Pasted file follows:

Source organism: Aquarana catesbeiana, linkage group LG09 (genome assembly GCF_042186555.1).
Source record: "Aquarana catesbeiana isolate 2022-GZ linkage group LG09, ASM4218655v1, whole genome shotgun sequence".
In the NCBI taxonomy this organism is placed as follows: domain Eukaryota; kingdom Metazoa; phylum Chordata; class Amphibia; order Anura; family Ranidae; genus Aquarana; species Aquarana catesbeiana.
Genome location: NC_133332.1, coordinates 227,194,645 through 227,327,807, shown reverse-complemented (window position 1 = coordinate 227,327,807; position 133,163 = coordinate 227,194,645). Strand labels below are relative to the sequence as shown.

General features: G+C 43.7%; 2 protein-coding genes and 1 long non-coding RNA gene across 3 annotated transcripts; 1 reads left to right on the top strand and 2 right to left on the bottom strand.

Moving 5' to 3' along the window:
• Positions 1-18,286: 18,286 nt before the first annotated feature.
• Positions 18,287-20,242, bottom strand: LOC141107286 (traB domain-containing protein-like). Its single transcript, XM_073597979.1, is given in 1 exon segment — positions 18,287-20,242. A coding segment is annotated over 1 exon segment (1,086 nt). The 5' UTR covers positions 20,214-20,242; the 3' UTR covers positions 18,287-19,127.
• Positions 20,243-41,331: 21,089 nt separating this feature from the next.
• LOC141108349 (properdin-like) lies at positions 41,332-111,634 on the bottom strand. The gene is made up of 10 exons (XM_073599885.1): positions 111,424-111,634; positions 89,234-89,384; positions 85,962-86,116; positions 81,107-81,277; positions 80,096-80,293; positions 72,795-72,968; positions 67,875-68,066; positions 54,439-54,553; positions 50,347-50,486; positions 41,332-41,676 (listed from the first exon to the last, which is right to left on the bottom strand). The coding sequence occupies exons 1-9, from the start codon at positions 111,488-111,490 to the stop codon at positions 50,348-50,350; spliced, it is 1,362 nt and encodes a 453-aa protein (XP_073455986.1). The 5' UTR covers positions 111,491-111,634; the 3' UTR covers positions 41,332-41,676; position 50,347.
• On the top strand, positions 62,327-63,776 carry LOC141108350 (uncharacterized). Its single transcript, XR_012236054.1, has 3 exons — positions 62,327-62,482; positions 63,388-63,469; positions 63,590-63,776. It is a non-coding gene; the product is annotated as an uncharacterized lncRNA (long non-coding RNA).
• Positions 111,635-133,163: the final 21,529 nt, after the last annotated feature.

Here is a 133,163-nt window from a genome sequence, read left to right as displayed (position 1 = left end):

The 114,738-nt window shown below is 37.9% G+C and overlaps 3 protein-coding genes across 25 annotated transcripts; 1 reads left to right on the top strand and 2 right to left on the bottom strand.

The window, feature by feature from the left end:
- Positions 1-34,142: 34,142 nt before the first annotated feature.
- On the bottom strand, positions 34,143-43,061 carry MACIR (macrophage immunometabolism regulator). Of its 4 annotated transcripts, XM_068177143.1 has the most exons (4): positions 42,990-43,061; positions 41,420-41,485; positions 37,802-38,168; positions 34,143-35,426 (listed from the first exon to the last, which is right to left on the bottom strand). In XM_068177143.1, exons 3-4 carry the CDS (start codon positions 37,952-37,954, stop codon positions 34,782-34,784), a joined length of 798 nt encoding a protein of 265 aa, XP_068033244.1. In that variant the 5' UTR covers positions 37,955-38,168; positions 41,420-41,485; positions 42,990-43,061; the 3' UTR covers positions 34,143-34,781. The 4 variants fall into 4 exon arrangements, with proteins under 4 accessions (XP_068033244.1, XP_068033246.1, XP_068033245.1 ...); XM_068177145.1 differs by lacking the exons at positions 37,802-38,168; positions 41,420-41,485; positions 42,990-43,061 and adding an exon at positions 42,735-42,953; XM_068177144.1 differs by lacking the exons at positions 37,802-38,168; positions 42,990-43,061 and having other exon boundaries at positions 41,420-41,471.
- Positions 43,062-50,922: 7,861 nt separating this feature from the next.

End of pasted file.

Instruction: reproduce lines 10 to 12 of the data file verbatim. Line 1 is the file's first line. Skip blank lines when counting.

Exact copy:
• LOC141108349 (properdin-like) lies at positions 41,332-111,634 on the bottom strand. The gene is made up of 10 exons (XM_073599885.1): positions 111,424-111,634; positions 89,234-89,384; positions 85,962-86,116; positions 81,107-81,277; positions 80,096-80,293; positions 72,795-72,968; positions 67,875-68,066; positions 54,439-54,553; positions 50,347-50,486; positions 41,332-41,676 (listed from the first exon to the last, which is right to left on the bottom strand). The coding sequence occupies exons 1-9, from the start codon at positions 111,488-111,490 to the stop codon at positions 50,348-50,350; spliced, it is 1,362 nt and encodes a 453-aa protein (XP_073455986.1). The 5' UTR covers positions 111,491-111,634; the 3' UTR covers positions 41,332-41,676; position 50,347.
• On the top strand, positions 62,327-63,776 carry LOC141108350 (uncharacterized). Its single transcript, XR_012236054.1, has 3 exons — positions 62,327-62,482; positions 63,388-63,469; positions 63,590-63,776. It is a non-coding gene; the product is annotated as an uncharacterized lncRNA (long non-coding RNA).
• Positions 111,635-133,163: the final 21,529 nt, after the last annotated feature.